In my article on the Camp Chef SmokePro range linked above, I go into more detail on both the SE 24 and XT 24 models. While the SE is slightly cheaper than the XT, as the XT is available for under $500 (just) I do think its the better option. While both models provide the same 429 square inches of cooking area, the XT unit features a PID controller where the SE does not. The PID controller on the XT has the same appearance and general functionality of the Camp Chef Gen 2 controller, but it doesnt feature WiFi. I’ll get into the whole PID ‘thing’ below. But put simply, the XT will hold a more accurate temperature within a 5-degree range, whereas the SE will only be able to hold temperature within a 25-degree range. Similar to the situation above with the Traeger Scout vs Ranger pellet grills.

Camp Chef SmokePro 24 XT Pellet Grill
The Camp Chef 24 XT (with PID controller): Image – Campchef.comOpens in a new tab.

Traeger vs Camp Chef Pellet Grills Under $500

So what are my thoughts on the offerings from both brands at this price point? Well, for ultra-portability I think the Traeger Ranger with the superior Digital Arc controller is the best option between the two brands. It can easily be loaded up into the back of your car/truck and taken on a camping, hunting/fishing trip. With any portable pellet grill though you do need to remember it still needs a source of power. Therefore, as I discuss in my Traeger accessories post, you will need to take a 12V DC to 120V AC inverter to run the grill from the battery in your car/truck.

In terms of a grill for your back yard at home though, I think the Camp Chef SmokePro XT is the best option. Providing 429 square inches of cooking space, that’s far more than the Traeger Ranger will provide at 176 square inches. Its also quite a bit more than the 300 square inches found on the Traeger Tailgater. I would opt for the Camp Chef SmokePro XT over the SE due to the PID controller as mentioned above. From this point forward all of the Camp Chef/Traeger grills mentioned below feature PID controllers, and I’ll explain why that’s important.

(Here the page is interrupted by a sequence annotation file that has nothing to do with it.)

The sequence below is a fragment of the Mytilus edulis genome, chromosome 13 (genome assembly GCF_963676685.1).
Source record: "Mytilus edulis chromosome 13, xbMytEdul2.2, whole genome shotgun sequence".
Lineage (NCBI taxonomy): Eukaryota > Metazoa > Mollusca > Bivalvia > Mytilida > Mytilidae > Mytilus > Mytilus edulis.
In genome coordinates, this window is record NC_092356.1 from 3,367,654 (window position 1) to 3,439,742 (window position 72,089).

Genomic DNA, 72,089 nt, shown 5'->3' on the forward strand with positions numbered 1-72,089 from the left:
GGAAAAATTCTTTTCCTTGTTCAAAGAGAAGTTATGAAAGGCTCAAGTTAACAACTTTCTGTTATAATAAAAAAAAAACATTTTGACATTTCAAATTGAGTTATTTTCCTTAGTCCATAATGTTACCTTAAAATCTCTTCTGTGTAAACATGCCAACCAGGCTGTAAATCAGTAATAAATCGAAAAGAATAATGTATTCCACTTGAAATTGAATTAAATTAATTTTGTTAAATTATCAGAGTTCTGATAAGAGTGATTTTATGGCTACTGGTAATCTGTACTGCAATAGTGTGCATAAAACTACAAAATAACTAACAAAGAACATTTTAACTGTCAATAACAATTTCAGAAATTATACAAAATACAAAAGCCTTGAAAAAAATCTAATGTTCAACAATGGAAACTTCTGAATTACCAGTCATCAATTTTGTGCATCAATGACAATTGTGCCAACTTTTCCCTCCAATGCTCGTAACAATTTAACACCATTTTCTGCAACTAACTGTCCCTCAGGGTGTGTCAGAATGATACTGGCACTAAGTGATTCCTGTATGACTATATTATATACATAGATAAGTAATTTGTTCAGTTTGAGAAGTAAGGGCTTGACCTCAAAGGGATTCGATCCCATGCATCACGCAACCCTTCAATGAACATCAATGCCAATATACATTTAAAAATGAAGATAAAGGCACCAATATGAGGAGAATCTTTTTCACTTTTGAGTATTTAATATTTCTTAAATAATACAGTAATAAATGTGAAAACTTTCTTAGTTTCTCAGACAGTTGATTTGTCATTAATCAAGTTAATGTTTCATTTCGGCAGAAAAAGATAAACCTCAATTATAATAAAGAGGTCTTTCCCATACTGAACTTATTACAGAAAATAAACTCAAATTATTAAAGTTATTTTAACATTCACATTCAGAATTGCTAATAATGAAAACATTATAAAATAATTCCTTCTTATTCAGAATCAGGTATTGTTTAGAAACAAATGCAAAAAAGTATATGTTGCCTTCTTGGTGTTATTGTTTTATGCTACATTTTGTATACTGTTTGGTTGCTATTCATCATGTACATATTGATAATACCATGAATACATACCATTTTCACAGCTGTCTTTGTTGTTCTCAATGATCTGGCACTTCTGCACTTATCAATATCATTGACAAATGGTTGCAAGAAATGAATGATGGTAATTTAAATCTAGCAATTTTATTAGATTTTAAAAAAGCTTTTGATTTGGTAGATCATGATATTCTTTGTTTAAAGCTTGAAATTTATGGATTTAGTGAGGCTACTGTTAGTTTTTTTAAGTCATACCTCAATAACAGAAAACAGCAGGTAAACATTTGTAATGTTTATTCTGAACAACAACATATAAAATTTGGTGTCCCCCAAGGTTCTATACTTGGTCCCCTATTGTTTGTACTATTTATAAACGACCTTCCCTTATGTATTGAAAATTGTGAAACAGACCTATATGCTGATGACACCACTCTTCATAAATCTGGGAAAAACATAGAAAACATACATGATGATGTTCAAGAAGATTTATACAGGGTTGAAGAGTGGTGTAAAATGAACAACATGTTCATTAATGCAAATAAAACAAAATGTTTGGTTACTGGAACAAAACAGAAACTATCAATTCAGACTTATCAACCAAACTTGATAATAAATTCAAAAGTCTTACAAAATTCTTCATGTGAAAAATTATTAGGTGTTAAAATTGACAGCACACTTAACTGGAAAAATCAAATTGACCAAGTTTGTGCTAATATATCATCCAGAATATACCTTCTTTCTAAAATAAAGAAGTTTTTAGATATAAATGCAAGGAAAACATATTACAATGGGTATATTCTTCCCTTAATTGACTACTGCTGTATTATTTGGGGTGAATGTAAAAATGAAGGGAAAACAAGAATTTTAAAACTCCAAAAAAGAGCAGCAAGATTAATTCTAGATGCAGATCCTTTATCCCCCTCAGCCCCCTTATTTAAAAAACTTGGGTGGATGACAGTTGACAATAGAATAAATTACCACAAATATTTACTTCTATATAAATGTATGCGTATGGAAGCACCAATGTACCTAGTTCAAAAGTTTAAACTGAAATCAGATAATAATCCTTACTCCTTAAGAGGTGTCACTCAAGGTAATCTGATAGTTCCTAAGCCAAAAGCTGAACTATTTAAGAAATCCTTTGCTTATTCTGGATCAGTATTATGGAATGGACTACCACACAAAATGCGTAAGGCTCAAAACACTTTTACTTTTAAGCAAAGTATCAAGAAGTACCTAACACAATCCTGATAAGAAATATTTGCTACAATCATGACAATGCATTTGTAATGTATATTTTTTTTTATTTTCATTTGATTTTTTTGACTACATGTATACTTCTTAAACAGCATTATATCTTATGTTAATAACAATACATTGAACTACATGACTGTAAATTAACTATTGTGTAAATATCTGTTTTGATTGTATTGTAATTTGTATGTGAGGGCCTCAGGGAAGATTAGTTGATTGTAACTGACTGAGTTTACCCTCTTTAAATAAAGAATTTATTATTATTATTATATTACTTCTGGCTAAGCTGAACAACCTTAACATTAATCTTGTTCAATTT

Traeger vs Camp Chef Under $1,000

At this price point, we are comparing the second generation of Traeger Pro Series grills and the Camp Chef Woodwind range. Both the Traeger Pro 575 and Pro 780 are available for under $1,000, only just in the case of the Pro 780. With Camp Chef you can get their largest grill the Woodwind 36 within this budget, but not within the optional Sear Box/Sidekick discussed below. Therefore, as I’ll discuss below, at this price point if you want to opt for a Camp Chef you would have the option to choose between a bigger grill or a smaller grill with more capabilities. First, let’s discuss the Traeger Pro 575 and 780.

Traeger Pro 780
The largest Traeger pellet grill under $1,000 the Pro 780: Image – Traegergrills.comOpens in a new tab.

With their second generation of Pro Series pellet grills, Traeger introduced a new drive system called D2 Direct Drive. This is a DC (Direct Current) motor setup apposed to the AC (Alternating Current) setup found in previous-generation Traeger pellet grills. With the improved D2 control panel the new DC motors are variable speed. With PID algorithms within the D2 Control panel these second-generation Traeger Pro Series grills can now maintain their temperature within a 5-degree range which wasn’t possible before. The D2 control panel also features WiFi integration, or as Traeger has branded their particular app ‘WiFire’.

Camp Chef Woodwind 36 Pellet Grill
The largest Camp Chef pellet grill under $1,000, the Woodwind WiFi 36: Image – Campchef.comOpens in a new tab.

On the Camp Chef side of things at this price point, you could opt for their largest unit the WiFi 36 above. In terms of the control panel when compared to the Traeger they are very similar. They can both achieve a maximum temperature setting of 500 degrees, feature PID algorithms and WiFi integration. In fact, I have a separate post comparing Traeger WiFire to Camp Chef Connect. In terms of cooking area, on the largest Traeger in this price bracket the Pro 780 you get, no surprise, 780 square inches of cooking area. On the Camp Chef WiFi 36 you get a much larger cooking area of 1,236 square inches. However, you should never pick pellet grills purely on the size of their cooking area, especially if you don’t actually need a pellet grill that large. Therefore, while slightly smaller the Camp Chef Wifi 24 with a propane Sear Box/Sidekick might be with considering.

Camp Chef Woodwind WiFi 24 with Sear Box
For under $1,000 you get get a Camp Chef WiFi 24 with either a propane Sear Box/Sidekick attachment: Image – Campchef.comOpens in a new tab.

Why might you want to consider a pellet grill with a propane attachment? Well, the Sear Box/Sidekick will be able to get to a much higher temperature, hence can offer improved searing performance over the pellet grill. So you would do the main cooking/smoking on the pellet grill to get the flavour from the BBQ wood pellets and use the propane Sear Box/Sidekick for the final searing. However, another option is to go for a set of GrillGrates, they can really improve the seating performance on any pellet grill.

Conclusions On Traeger vs Camp Chef Pellet Grills Under $1,000